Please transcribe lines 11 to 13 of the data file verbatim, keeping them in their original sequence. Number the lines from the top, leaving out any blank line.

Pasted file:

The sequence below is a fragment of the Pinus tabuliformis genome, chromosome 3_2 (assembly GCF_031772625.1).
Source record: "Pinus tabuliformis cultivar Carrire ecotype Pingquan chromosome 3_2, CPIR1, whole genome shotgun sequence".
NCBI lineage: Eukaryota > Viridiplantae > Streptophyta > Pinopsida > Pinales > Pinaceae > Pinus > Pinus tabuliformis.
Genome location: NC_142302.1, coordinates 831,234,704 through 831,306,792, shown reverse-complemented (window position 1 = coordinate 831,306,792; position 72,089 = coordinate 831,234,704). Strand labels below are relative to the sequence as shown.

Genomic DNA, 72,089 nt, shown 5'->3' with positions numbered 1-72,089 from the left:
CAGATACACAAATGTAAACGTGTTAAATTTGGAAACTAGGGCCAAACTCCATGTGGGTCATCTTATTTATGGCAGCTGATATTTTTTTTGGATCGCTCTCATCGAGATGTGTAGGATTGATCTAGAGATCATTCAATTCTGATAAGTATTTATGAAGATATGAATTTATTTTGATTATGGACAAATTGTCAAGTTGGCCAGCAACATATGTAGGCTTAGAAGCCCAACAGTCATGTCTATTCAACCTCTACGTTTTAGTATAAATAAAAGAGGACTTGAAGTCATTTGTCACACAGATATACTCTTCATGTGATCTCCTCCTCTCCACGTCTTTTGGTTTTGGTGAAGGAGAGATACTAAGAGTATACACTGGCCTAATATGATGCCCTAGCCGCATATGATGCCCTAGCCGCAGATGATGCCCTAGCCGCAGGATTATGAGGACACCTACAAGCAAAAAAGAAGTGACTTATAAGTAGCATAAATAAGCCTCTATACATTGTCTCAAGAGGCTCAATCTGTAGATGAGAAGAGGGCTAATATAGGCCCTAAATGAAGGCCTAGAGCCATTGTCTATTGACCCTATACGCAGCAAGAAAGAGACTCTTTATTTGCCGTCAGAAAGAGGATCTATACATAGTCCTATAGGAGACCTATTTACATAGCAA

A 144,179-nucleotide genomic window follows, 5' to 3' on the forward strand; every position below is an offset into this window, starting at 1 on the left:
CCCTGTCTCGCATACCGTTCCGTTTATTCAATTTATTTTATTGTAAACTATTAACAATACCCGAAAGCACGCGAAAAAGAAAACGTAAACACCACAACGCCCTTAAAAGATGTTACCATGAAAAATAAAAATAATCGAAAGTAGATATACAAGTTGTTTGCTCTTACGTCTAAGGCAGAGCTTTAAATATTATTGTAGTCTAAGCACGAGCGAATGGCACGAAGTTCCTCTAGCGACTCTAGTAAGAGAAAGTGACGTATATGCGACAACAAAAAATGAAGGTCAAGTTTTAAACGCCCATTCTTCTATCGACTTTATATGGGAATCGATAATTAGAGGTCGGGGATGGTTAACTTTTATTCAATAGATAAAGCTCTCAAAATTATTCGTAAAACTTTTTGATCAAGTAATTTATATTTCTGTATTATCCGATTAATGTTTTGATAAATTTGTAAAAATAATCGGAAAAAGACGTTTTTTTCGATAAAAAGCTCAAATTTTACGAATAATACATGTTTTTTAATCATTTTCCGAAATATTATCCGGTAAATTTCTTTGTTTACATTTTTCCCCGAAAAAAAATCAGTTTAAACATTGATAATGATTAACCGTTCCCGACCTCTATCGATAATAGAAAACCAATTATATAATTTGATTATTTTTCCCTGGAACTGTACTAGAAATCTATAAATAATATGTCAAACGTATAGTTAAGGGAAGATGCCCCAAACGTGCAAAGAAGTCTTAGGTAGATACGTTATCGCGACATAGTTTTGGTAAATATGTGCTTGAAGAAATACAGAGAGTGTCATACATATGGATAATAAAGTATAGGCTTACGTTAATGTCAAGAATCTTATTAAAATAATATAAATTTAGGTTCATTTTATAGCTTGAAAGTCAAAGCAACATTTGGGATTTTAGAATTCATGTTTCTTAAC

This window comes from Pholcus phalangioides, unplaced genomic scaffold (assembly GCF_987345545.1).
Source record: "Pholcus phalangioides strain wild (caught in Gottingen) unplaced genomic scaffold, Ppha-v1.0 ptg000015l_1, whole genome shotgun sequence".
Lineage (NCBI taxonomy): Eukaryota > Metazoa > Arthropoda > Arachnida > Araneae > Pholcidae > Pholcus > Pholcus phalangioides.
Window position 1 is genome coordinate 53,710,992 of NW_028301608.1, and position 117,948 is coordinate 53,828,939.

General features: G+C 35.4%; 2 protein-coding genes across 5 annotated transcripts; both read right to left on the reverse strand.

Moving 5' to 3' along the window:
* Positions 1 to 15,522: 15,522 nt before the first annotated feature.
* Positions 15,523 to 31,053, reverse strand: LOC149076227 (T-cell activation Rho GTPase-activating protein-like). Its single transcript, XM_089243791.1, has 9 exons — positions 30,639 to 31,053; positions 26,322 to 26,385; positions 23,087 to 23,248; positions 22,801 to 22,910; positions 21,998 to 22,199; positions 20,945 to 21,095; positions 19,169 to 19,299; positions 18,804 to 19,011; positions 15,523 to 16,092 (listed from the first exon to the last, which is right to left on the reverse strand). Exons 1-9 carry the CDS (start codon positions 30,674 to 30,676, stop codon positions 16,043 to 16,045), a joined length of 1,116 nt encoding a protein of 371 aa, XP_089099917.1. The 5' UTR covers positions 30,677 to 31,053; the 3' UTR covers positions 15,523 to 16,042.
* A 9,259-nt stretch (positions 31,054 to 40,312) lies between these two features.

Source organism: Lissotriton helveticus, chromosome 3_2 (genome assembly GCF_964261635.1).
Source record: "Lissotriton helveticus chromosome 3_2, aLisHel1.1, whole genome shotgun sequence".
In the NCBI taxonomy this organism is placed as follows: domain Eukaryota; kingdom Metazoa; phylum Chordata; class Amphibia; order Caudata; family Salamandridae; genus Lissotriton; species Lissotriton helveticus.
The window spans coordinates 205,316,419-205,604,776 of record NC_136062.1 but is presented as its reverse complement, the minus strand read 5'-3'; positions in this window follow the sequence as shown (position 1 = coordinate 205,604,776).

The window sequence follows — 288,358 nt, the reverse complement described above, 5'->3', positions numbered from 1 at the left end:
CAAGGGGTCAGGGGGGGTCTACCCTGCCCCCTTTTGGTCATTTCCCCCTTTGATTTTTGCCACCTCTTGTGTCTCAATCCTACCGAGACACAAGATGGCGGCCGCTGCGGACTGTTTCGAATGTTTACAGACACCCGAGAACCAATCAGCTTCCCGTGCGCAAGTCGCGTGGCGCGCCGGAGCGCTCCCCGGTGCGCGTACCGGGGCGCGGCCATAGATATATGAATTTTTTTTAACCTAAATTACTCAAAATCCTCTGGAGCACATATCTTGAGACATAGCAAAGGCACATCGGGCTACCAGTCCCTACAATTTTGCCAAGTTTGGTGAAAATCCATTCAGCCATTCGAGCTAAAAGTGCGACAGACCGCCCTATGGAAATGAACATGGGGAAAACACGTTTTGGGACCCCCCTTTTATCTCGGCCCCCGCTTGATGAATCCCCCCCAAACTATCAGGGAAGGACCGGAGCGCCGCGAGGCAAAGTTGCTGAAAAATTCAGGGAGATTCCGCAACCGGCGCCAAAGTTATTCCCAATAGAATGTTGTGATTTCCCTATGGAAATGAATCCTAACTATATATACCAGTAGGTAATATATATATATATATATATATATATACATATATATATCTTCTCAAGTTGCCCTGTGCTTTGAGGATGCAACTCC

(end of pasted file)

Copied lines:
Lineage (NCBI taxonomy): Eukaryota > Metazoa > Arthropoda > Arachnida > Araneae > Pholcidae > Pholcus > Pholcus phalangioides.
Window position 1 is genome coordinate 53,710,992 of NW_028301608.1, and position 117,948 is coordinate 53,828,939.

General features: G+C 35.4%; 2 protein-coding genes across 5 annotated transcripts; both read right to left on the reverse strand.